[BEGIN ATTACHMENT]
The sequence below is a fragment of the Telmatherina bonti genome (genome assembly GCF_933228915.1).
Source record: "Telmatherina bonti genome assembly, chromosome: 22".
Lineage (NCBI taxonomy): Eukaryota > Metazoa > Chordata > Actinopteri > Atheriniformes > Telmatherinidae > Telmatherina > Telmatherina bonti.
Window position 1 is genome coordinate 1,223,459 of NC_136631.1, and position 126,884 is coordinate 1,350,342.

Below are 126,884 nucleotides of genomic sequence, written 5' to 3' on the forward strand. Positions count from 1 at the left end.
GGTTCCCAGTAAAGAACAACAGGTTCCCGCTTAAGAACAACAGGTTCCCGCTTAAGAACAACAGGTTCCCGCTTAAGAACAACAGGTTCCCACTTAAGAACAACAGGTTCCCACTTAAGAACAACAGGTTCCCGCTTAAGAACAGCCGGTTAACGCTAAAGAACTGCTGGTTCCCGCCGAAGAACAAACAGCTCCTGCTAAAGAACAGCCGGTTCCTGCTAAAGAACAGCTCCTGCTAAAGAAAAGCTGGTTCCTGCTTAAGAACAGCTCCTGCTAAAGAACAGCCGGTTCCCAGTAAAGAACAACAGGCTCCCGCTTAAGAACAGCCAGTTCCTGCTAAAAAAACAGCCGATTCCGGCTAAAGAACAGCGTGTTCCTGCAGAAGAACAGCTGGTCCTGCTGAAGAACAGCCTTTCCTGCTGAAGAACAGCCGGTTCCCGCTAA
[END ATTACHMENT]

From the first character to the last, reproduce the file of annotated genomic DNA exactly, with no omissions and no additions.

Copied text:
The sequence below is a fragment of the Telmatherina bonti genome (genome assembly GCF_933228915.1).
Source record: "Telmatherina bonti genome assembly, chromosome: 22".
Lineage (NCBI taxonomy): Eukaryota > Metazoa > Chordata > Actinopteri > Atheriniformes > Telmatherinidae > Telmatherina > Telmatherina bonti.
Window position 1 is genome coordinate 1,223,459 of NC_136631.1, and position 126,884 is coordinate 1,350,342.

Below are 126,884 nucleotides of genomic sequence, written 5' to 3' on the forward strand. Positions count from 1 at the left end.
GGTTCCCAGTAAAGAACAACAGGTTCCCGCTTAAGAACAACAGGTTCCCGCTTAAGAACAACAGGTTCCCGCTTAAGAACAACAGGTTCCCACTTAAGAACAACAGGTTCCCACTTAAGAACAACAGGTTCCCGCTTAAGAACAGCCGGTTAACGCTAAAGAACTGCTGGTTCCCGCCGAAGAACAAACAGCTCCTGCTAAAGAACAGCCGGTTCCTGCTAAAGAACAGCTCCTGCTAAAGAAAAGCTGGTTCCTGCTTAAGAACAGCTCCTGCTAAAGAACAGCCGGTTCCCAGTAAAGAACAACAGGCTCCCGCTTAAGAACAGCCAGTTCCTGCTAAAAAAACAGCCGATTCCGGCTAAAGAACAGCGTGTTCCTGCAGAAGAACAGCTGGTCCTGCTGAAGAACAGCCTTTCCTGCTGAAGAACAGCCGGTTCCCGCTAA